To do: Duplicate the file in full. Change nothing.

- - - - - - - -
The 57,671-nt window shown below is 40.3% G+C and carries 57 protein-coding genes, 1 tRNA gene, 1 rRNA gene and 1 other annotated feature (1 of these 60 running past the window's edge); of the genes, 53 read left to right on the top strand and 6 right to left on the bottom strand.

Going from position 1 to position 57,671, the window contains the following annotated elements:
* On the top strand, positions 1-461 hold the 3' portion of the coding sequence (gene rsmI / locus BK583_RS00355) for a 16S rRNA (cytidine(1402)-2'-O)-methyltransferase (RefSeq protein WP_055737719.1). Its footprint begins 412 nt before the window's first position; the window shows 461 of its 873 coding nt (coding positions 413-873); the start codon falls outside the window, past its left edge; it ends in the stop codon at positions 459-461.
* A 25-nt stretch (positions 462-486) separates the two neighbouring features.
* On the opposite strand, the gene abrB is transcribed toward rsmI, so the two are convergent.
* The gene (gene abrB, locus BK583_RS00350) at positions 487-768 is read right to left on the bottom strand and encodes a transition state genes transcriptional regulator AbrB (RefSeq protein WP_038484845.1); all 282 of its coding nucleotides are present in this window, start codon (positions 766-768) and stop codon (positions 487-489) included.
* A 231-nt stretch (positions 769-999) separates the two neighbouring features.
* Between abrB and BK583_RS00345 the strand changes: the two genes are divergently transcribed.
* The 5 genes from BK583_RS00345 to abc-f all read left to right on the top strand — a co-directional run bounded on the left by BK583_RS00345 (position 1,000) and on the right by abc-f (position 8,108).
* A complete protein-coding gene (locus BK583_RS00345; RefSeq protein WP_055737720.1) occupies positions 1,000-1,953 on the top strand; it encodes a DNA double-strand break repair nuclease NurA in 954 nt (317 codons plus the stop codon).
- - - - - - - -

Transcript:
The 57,671-nt window shown below is 40.3% G+C and carries 57 protein-coding genes, 1 tRNA gene, 1 rRNA gene and 1 other annotated feature (1 of these 60 running past the window's edge); of the genes, 53 read left to right on the top strand and 6 right to left on the bottom strand.

Going from position 1 to position 57,671, the window contains the following annotated elements:
* On the top strand, positions 1-461 hold the 3' portion of the coding sequence (gene rsmI / locus BK583_RS00355) for a 16S rRNA (cytidine(1402)-2'-O)-methyltransferase (RefSeq protein WP_055737719.1). Its footprint begins 412 nt before the window's first position; the window shows 461 of its 873 coding nt (coding positions 413-873); the start codon falls outside the window, past its left edge; it ends in the stop codon at positions 459-461.
* A 25-nt stretch (positions 462-486) separates the two neighbouring features.
* On the opposite strand, the gene abrB is transcribed toward rsmI, so the two are convergent.
* The gene (gene abrB, locus BK583_RS00350) at positions 487-768 is read right to left on the bottom strand and encodes a transition state genes transcriptional regulator AbrB (RefSeq protein WP_038484845.1); all 282 of its coding nucleotides are present in this window, start codon (positions 766-768) and stop codon (positions 487-489) included.
* A 231-nt stretch (positions 769-999) separates the two neighbouring features.
* Between abrB and BK583_RS00345 the strand changes: the two genes are divergently transcribed.
* The 5 genes from BK583_RS00345 to abc-f all read left to right on the top strand — a co-directional run bounded on the left by BK583_RS00345 (position 1,000) and on the right by abc-f (position 8,108).
* A complete protein-coding gene (locus BK583_RS00345; RefSeq protein WP_055737720.1) occupies positions 1,000-1,953 on the top strand; it encodes a DNA double-strand break repair nuclease NurA in 954 nt (317 codons plus the stop codon).